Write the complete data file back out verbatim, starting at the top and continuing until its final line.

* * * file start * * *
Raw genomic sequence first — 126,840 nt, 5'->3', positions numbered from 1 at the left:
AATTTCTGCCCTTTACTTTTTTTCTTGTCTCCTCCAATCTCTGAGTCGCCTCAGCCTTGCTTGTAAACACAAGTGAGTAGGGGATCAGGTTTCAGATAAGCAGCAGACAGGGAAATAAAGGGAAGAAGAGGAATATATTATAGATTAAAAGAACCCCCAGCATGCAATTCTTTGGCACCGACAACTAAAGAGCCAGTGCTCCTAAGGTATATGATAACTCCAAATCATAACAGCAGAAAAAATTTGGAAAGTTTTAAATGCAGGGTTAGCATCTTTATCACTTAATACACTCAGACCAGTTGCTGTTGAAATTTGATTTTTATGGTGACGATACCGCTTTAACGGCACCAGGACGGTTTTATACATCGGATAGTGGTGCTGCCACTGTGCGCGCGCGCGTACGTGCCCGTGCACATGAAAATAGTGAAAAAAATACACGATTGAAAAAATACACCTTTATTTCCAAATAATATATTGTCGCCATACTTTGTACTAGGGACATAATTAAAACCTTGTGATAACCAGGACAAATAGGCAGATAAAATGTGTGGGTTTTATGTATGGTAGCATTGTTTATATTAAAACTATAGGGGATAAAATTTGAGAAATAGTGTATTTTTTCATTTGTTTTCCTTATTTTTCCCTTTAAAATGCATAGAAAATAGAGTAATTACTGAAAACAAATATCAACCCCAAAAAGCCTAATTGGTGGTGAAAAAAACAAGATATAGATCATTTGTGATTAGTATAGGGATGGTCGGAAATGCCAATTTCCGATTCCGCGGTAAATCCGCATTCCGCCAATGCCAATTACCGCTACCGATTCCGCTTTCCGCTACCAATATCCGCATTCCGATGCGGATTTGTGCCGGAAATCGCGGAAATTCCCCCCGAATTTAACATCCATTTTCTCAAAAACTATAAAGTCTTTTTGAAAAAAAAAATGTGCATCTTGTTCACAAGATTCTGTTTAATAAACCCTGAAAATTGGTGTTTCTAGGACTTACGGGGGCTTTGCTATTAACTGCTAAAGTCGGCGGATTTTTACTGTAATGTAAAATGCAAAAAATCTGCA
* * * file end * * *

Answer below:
Raw genomic sequence first — 126,840 nt, 5'->3', positions numbered from 1 at the left:
AATTTCTGCCCTTTACTTTTTTTCTTGTCTCCTCCAATCTCTGAGTCGCCTCAGCCTTGCTTGTAAACACAAGTGAGTAGGGGATCAGGTTTCAGATAAGCAGCAGACAGGGAAATAAAGGGAAGAAGAGGAATATATTATAGATTAAAAGAACCCCCAGCATGCAATTCTTTGGCACCGACAACTAAAGAGCCAGTGCTCCTAAGGTATATGATAACTCCAAATCATAACAGCAGAAAAAATTTGGAAAGTTTTAAATGCAGGGTTAGCATCTTTATCACTTAATACACTCAGACCAGTTGCTGTTGAAATTTGATTTTTATGGTGACGATACCGCTTTAACGGCACCAGGACGGTTTTATACATCGGATAGTGGTGCTGCCACTGTGCGCGCGCGCGTACGTGCCCGTGCACATGAAAATAGTGAAAAAAATACACGATTGAAAAAATACACCTTTATTTCCAAATAATATATTGTCGCCATACTTTGTACTAGGGACATAATTAAAACCTTGTGATAACCAGGACAAATAGGCAGATAAAATGTGTGGGTTTTATGTATGGTAGCATTGTTTATATTAAAACTATAGGGGATAAAATTTGAGAAATAGTGTATTTTTTCATTTGTTTTCCTTATTTTTCCCTTTAAAATGCATAGAAAATAGAGTAATTACTGAAAACAAATATCAACCCCAAAAAGCCTAATTGGTGGTGAAAAAAACAAGATATAGATCATTTGTGATTAGTATAGGGATGGTCGGAAATGCCAATTTCCGATTCCGCGGTAAATCCGCATTCCGCCAATGCCAATTACCGCTACCGATTCCGCTTTCCGCTACCAATATCCGCATTCCGATGCGGATTTGTGCCGGAAATCGCGGAAATTCCCCCCGAATTTAACATCCATTTTCTCAAAAACTATAAAGTCTTTTTGAAAAAAAAAATGTGCATCTTGTTCACAAGATTCTGTTTAATAAACCCTGAAAATTGGTGTTTCTAGGACTTACGGGGGCTTTGCTATTAACTGCTAAAGTCGGCGGATTTTTACTGTAATGTAAAATGCAAAAAATCTGCA